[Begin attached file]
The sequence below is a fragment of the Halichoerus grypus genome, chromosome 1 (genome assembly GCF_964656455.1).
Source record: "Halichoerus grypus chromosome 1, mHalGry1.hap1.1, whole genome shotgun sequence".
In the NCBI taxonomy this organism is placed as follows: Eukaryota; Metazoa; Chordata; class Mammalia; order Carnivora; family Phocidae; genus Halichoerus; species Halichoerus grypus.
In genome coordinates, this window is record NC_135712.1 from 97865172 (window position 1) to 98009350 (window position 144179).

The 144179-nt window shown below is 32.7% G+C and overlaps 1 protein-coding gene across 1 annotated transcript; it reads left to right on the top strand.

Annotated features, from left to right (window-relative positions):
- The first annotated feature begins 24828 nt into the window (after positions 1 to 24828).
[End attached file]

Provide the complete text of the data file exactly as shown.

The sequence below is a fragment of the Halichoerus grypus genome, chromosome 1 (genome assembly GCF_964656455.1).
Source record: "Halichoerus grypus chromosome 1, mHalGry1.hap1.1, whole genome shotgun sequence".
In the NCBI taxonomy this organism is placed as follows: Eukaryota; Metazoa; Chordata; class Mammalia; order Carnivora; family Phocidae; genus Halichoerus; species Halichoerus grypus.
In genome coordinates, this window is record NC_135712.1 from 97865172 (window position 1) to 98009350 (window position 144179).

The 144179-nt window shown below is 32.7% G+C and overlaps 1 protein-coding gene across 1 annotated transcript; it reads left to right on the top strand.

Annotated features, from left to right (window-relative positions):
- The first annotated feature begins 24828 nt into the window (after positions 1 to 24828).